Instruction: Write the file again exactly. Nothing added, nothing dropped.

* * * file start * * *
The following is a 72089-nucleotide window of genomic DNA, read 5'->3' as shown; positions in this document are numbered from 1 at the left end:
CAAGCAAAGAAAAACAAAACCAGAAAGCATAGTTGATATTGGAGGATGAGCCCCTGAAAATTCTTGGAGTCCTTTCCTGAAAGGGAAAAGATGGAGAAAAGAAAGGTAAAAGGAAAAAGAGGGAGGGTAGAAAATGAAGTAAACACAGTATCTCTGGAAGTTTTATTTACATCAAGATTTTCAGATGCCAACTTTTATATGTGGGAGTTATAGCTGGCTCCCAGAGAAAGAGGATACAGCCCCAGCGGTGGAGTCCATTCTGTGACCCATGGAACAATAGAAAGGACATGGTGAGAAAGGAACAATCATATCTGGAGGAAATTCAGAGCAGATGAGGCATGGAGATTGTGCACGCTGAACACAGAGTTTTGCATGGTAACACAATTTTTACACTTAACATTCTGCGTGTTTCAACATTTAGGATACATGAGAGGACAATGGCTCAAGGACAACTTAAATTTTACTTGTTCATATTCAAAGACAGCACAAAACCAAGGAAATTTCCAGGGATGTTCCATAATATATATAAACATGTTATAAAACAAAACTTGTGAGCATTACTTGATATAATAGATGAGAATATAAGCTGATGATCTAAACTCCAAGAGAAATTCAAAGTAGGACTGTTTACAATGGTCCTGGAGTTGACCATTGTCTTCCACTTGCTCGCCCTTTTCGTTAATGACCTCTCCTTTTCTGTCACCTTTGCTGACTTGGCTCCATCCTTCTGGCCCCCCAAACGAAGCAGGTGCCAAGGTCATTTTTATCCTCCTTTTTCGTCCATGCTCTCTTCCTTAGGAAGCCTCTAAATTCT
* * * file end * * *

The following is a 72089-nucleotide window of genomic DNA, read 5'->3' as shown; positions in this document are numbered from 1 at the left end:
CAAGCAAAGAAAAACAAAACCAGAAAGCATAGTTGATATTGGAGGATGAGCCCCTGAAAATTCTTGGAGTCCTTTCCTGAAAGGGAAAAGATGGAGAAAAGAAAGGTAAAAGGAAAAAGAGGGAGGGTAGAAAATGAAGTAAACACAGTATCTCTGGAAGTTTTATTTACATCAAGATTTTCAGATGCCAACTTTTATATGTGGGAGTTATAGCTGGCTCCCAGAGAAAGAGGATACAGCCCCAGCGGTGGAGTCCATTCTGTGACCCATGGAACAATAGAAAGGACATGGTGAGAAAGGAACAATCATATCTGGAGGAAATTCAGAGCAGATGAGGCATGGAGATTGTGCACGCTGAACACAGAGTTTTGCATGGTAACACAATTTTTACACTTAACATTCTGCGTGTTTCAACATTTAGGATACATGAGAGGACAATGGCTCAAGGACAACTTAAATTTTACTTGTTCATATTCAAAGACAGCACAAAACCAAGGAAATTTCCAGGGATGTTCCATAATATATATAAACATGTTATAAAACAAAACTTGTGAGCATTACTTGATATAATAGATGAGAATATAAGCTGATGATCTAAACTCCAAGAGAAATTCAAAGTAGGACTGTTTACAATGGTCCTGGAGTTGACCATTGTCTTCCACTTGCTCGCCCTTTTCGTTAATGACCTCTCCTTTTCTGTCACCTTTGCTGACTTGGCTCCATCCTTCTGGCCCCCCAAACGAAGCAGGTGCCAAGGTCATTTTTATCCTCCTTTTTCGTCCATGCTCTCTTCCTTAGGAAGCCTCTAAATTCT